FRANKFURT (Reuters) - Authorities in Germany are investigating how a Deutsche Lufthansa plane flew across the Atlantic with damage to its rear section without passengers or crew noticing that the tail had hit the ground on take-off.
The incident involving an Airbus A330, built by EADS, occurred at the start of March on a flight from Chicago to Munich, Germany's largest airline said.
"It seems the plane touched the ground on take-off, thus damaging the rear," a Lufthansa spokesman said.
The BFU, Germany's air accident investigator, said that during the "tailstrike", three or four pieces of fuselage came loose from the rear, although the passenger cabin was not damaged.
The crew and passengers did not notice the bump and the damage was first spotted after landing in Munich, investigator Lothar Mueller said. Such incidents occur 2-3 times a year to German aircraft, he said.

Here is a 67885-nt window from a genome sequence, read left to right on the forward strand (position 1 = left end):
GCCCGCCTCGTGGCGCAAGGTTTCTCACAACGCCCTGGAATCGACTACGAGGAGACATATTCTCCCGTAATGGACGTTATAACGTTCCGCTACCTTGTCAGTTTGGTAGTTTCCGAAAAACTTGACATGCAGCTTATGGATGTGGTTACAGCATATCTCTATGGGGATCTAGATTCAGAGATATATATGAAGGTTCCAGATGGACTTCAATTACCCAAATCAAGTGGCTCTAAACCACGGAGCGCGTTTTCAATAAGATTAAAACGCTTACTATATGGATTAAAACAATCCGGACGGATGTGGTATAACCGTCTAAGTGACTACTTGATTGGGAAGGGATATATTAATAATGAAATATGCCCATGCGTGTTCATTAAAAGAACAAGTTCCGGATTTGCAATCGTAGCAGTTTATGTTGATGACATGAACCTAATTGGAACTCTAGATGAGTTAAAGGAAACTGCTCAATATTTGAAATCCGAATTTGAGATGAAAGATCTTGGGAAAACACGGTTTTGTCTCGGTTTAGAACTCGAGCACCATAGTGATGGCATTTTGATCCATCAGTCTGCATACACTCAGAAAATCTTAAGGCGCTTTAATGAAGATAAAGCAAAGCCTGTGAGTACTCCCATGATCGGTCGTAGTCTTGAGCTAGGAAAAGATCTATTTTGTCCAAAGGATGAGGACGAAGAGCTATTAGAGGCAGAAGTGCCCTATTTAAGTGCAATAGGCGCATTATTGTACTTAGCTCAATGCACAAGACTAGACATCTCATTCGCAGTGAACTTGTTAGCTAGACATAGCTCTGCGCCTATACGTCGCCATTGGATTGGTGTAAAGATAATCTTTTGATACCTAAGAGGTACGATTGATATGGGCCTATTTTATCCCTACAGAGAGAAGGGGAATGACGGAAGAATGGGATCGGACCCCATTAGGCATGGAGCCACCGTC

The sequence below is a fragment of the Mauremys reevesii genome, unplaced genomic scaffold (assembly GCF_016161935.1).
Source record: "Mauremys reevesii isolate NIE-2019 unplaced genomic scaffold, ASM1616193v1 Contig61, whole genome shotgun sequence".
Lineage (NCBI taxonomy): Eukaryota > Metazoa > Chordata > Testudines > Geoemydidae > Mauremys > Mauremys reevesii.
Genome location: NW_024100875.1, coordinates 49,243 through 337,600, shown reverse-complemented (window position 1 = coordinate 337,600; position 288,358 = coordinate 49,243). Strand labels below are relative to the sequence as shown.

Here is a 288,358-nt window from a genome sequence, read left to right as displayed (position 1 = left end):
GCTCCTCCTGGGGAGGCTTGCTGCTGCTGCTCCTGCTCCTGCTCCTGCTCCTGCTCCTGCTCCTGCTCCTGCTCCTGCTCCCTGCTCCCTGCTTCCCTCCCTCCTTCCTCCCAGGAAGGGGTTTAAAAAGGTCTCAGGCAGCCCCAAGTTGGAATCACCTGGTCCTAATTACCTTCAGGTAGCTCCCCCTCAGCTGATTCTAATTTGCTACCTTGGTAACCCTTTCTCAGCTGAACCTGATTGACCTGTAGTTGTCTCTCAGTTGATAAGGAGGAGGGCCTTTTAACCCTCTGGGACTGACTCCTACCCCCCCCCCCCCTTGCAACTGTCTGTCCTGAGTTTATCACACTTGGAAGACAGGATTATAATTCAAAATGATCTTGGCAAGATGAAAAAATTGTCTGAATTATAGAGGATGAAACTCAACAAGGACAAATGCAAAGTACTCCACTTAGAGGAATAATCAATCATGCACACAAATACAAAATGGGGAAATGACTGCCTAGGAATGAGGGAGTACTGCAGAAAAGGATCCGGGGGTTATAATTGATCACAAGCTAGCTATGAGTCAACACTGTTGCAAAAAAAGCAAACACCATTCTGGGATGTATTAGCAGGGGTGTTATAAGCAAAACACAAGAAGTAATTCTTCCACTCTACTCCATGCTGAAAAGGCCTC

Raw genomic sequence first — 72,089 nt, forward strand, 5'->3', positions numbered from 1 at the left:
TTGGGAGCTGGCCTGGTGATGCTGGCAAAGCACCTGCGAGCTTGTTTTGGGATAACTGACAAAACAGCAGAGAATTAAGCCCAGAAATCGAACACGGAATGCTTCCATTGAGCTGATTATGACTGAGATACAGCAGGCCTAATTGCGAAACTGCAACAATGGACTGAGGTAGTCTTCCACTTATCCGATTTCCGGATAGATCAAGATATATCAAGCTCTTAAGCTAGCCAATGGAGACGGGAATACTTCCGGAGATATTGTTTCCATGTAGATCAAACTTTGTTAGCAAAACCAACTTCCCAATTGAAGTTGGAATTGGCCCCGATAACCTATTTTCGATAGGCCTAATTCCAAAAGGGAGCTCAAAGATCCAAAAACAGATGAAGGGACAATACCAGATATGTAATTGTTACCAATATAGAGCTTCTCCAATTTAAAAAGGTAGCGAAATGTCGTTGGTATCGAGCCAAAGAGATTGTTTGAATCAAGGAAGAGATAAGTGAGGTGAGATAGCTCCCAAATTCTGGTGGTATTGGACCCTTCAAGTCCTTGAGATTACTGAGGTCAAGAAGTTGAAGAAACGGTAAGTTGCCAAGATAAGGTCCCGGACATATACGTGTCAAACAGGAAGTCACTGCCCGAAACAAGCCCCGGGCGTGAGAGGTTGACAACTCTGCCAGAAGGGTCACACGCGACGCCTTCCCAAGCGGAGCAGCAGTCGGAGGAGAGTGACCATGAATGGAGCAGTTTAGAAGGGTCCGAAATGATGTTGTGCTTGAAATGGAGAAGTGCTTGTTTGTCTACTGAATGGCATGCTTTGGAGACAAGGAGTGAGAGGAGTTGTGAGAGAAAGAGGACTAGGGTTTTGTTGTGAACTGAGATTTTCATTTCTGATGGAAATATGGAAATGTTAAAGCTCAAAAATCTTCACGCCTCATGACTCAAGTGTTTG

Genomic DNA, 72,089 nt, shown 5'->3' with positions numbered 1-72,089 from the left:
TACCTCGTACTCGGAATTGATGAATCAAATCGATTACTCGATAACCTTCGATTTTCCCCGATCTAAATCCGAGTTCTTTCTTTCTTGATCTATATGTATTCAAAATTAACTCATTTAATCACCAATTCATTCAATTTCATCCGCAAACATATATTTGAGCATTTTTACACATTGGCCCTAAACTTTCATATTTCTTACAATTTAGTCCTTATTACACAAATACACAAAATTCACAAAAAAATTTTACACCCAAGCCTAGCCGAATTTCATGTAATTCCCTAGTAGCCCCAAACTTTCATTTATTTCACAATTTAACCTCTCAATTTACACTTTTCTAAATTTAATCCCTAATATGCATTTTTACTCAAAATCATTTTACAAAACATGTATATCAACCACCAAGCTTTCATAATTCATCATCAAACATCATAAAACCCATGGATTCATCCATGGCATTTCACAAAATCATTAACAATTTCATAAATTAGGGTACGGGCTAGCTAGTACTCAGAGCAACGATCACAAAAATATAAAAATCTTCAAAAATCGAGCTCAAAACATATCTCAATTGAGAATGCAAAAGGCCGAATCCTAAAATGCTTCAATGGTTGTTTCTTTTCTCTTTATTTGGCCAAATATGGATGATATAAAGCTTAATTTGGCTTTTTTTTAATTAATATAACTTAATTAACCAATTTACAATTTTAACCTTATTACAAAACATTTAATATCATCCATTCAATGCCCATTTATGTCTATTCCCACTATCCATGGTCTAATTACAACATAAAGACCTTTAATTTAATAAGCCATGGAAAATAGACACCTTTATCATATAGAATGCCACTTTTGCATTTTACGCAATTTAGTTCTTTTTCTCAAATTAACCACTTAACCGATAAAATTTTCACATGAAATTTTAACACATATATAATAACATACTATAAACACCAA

Tailstrike incidents rarely cause significant damage or cause danger, especially when they occur at take-off.
If they had noticed the strike, standard Airbus operating procedure would have required the crew to avoid pressurising the cabin and land at an airport to assess the damage.
Lufthansa declined to give further details as the matter was being examined by the BFU.
(Reporting by Peter Maushagen; Writing by Victoria Bryan; Editing by Kevin Liffey)